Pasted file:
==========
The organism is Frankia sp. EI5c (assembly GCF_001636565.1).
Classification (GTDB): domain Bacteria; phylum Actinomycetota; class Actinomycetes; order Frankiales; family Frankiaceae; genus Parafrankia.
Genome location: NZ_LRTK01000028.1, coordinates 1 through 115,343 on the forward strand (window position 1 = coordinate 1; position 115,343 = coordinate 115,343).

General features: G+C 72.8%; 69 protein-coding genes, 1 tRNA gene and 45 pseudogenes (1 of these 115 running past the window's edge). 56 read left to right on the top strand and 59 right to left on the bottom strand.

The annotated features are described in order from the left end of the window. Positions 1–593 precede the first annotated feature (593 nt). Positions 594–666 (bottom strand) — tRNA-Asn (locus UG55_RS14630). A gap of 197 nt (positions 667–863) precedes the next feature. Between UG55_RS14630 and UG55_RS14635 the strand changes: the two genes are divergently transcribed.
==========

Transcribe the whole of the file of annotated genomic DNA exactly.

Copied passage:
The organism is Frankia sp. EI5c (assembly GCF_001636565.1).
Classification (GTDB): domain Bacteria; phylum Actinomycetota; class Actinomycetes; order Frankiales; family Frankiaceae; genus Parafrankia.
Genome location: NZ_LRTK01000028.1, coordinates 1 through 115,343 on the forward strand (window position 1 = coordinate 1; position 115,343 = coordinate 115,343).

General features: G+C 72.8%; 69 protein-coding genes, 1 tRNA gene and 45 pseudogenes (1 of these 115 running past the window's edge). 56 read left to right on the top strand and 59 right to left on the bottom strand.

The annotated features are described in order from the left end of the window. Positions 1–593 precede the first annotated feature (593 nt). Positions 594–666 (bottom strand) — tRNA-Asn (locus UG55_RS14630). A gap of 197 nt (positions 667–863) precedes the next feature. Between UG55_RS14630 and UG55_RS14635 the strand changes: the two genes are divergently transcribed.